Online discount broker E-Trade Financial Corp. on Wednesday posted a first-quarter profit that beat Wall Street estimates as it set aside less money to cover bad loans.
The company, which also offers banking services and mortgages, said it earned $45 million, or 16 cents per share, in the three months ended March 31. That compares with a loss of $47.8 million, or 25 cents per share, in the year-ago period.
Analysts on average expected a profit of 12 cents per share, according to FactSet.
The company said it set aside $116 million in provisions from loan losses for the quarter, which is less than half the $268 million it set aside a year ago. Total net revenue was flat at $537 million.
E-Trade, based in New York, has been working to recover from credit losses linked to bad loans during the financial crisis. The company said it shrank its loan portfolio by $900 million in the quarter, leaving the portfolio at $15.2 billion. E-Trade has said it plans to continue shrinking the portfolio by an average of $800 million a quarter.
CEO Steve Freiberg noted that the company's overall balance sheet has not been shrinking, however, as it continues adding customer assets.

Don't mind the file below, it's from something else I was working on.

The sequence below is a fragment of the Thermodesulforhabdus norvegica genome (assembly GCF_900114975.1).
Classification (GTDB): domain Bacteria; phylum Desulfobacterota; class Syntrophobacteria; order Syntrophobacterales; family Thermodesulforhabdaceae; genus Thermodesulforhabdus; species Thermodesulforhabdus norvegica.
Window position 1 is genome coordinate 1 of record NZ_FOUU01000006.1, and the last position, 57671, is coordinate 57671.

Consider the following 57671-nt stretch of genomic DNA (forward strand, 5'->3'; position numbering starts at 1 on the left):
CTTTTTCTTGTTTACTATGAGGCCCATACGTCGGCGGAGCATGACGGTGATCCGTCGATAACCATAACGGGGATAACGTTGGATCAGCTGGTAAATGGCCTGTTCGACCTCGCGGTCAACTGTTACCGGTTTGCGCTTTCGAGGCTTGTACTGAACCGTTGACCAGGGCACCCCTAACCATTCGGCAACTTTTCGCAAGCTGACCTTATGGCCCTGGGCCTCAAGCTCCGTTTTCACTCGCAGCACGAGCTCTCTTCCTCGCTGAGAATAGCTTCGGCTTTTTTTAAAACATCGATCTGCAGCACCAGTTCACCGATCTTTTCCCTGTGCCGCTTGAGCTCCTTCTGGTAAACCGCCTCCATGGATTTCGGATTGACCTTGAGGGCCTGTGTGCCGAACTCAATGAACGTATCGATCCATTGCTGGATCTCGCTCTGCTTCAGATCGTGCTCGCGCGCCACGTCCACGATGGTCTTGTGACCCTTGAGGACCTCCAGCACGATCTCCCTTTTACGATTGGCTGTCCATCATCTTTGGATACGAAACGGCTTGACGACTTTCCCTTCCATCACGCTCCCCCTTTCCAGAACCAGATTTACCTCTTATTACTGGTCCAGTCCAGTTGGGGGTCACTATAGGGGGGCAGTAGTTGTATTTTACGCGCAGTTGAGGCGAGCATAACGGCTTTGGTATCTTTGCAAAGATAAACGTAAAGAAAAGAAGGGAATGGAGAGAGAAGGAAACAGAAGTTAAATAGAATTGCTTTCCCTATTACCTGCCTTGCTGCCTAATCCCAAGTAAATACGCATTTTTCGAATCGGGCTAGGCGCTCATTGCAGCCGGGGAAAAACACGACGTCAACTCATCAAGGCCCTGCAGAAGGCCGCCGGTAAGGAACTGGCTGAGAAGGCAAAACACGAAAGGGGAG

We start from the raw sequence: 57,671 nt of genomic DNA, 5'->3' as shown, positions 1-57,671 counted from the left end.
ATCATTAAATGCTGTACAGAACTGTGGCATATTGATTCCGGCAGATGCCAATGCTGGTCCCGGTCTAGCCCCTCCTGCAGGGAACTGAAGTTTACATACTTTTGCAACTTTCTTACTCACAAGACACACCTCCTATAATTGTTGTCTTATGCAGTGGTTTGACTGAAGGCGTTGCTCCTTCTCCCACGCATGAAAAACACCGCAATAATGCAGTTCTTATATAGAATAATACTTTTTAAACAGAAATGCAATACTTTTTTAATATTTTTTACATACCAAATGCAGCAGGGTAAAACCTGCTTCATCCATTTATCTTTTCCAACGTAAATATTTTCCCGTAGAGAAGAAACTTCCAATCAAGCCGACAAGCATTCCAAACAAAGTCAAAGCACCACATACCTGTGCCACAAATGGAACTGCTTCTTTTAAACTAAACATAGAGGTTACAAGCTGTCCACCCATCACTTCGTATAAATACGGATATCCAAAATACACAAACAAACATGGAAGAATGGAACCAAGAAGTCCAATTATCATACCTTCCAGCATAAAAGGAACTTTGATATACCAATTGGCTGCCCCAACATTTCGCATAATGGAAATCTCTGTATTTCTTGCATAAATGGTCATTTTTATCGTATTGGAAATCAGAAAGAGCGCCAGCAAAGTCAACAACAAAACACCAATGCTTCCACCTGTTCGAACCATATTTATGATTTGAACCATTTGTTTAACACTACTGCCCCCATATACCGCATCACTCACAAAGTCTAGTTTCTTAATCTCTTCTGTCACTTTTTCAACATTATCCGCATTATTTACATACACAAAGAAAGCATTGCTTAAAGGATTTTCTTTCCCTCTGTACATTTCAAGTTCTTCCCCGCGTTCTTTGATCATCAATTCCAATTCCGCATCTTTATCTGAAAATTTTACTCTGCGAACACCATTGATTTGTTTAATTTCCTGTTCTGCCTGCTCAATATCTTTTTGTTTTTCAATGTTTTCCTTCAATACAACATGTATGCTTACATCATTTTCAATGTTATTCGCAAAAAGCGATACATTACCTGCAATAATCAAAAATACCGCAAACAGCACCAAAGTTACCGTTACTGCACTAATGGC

In the latest quarter, E-trade recorded 51,000 net new brokerage accounts, compared with 28,000 in the prior quarter and just 2,000 a year ago. Net new brokerage assets were $3.9 billion, up from $2.2 billion a year ago. Daily average revenue trades rose 14 percent to 177,000.
Freiberg noted that customer retention also improved, with attrition at less than 10 percent in the quarter. That's compared with the company's traditional attrition rate of 15 percent a year.
"I wouldn't say that was a proud tradition," Freiberg said.
But he noted that the company made progress with adjustments to its pricing strategy last year and a continued focus on improving service. The company is also looking to broaden its relationship with higher net worth customers.
In the latest quarter, commissions, fees and service charges, principal transactions and other revenue totaled $201 million, compared with $196 million a year ago.
The company has also been working to control costs; total operating expenses rose slightly to $298 million, from $295 million a year ago. That's even as advertising and marketing costs were stepped up to $44.4 million, from $38.1 million a year ago.
Freiberg was hired about a year ago to replace interim CEO Robert Druskin, who had taken over after Donald Layton left the top spot. Layton, a former JPMorgan Chase & Co. executive, had been hired in March 2008 to help extricate E-Trade from its steep investment losses.
Shares of E-Trade were up 54 cents, or about 3 percent, at $16.46 in after-hours electronic trading. The stock closed up 18 cents at $15.92 during the regular session.